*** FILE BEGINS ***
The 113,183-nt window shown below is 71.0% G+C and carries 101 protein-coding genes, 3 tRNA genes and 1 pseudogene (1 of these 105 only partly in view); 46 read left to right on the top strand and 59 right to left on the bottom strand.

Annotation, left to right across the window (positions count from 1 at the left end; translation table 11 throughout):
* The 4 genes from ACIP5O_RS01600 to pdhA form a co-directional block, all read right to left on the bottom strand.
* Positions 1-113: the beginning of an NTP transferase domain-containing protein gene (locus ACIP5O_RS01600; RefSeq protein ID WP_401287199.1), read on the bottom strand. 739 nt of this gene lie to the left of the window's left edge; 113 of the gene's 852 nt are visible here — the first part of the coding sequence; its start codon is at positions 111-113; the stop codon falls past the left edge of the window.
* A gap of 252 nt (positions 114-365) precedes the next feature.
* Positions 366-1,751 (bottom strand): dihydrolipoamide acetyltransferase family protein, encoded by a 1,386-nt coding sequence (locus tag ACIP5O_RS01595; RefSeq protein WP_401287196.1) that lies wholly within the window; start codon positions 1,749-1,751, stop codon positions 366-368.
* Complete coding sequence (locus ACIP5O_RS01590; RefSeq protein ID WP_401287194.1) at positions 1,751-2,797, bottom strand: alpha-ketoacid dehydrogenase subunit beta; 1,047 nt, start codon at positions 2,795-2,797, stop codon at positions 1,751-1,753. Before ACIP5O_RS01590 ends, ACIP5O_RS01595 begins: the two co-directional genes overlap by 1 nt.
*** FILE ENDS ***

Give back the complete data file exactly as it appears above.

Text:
The 113,183-nt window shown below is 71.0% G+C and carries 101 protein-coding genes, 3 tRNA genes and 1 pseudogene (1 of these 105 only partly in view); 46 read left to right on the top strand and 59 right to left on the bottom strand.

Annotation, left to right across the window (positions count from 1 at the left end; translation table 11 throughout):
* The 4 genes from ACIP5O_RS01600 to pdhA form a co-directional block, all read right to left on the bottom strand.
* Positions 1-113: the beginning of an NTP transferase domain-containing protein gene (locus ACIP5O_RS01600; RefSeq protein ID WP_401287199.1), read on the bottom strand. 739 nt of this gene lie to the left of the window's left edge; 113 of the gene's 852 nt are visible here — the first part of the coding sequence; its start codon is at positions 111-113; the stop codon falls past the left edge of the window.
* A gap of 252 nt (positions 114-365) precedes the next feature.
* Positions 366-1,751 (bottom strand): dihydrolipoamide acetyltransferase family protein, encoded by a 1,386-nt coding sequence (locus tag ACIP5O_RS01595; RefSeq protein WP_401287196.1) that lies wholly within the window; start codon positions 1,749-1,751, stop codon positions 366-368.
* Complete coding sequence (locus ACIP5O_RS01590; RefSeq protein ID WP_401287194.1) at positions 1,751-2,797, bottom strand: alpha-ketoacid dehydrogenase subunit beta; 1,047 nt, start codon at positions 2,795-2,797, stop codon at positions 1,751-1,753. Before ACIP5O_RS01590 ends, ACIP5O_RS01595 begins: the two co-directional genes overlap by 1 nt.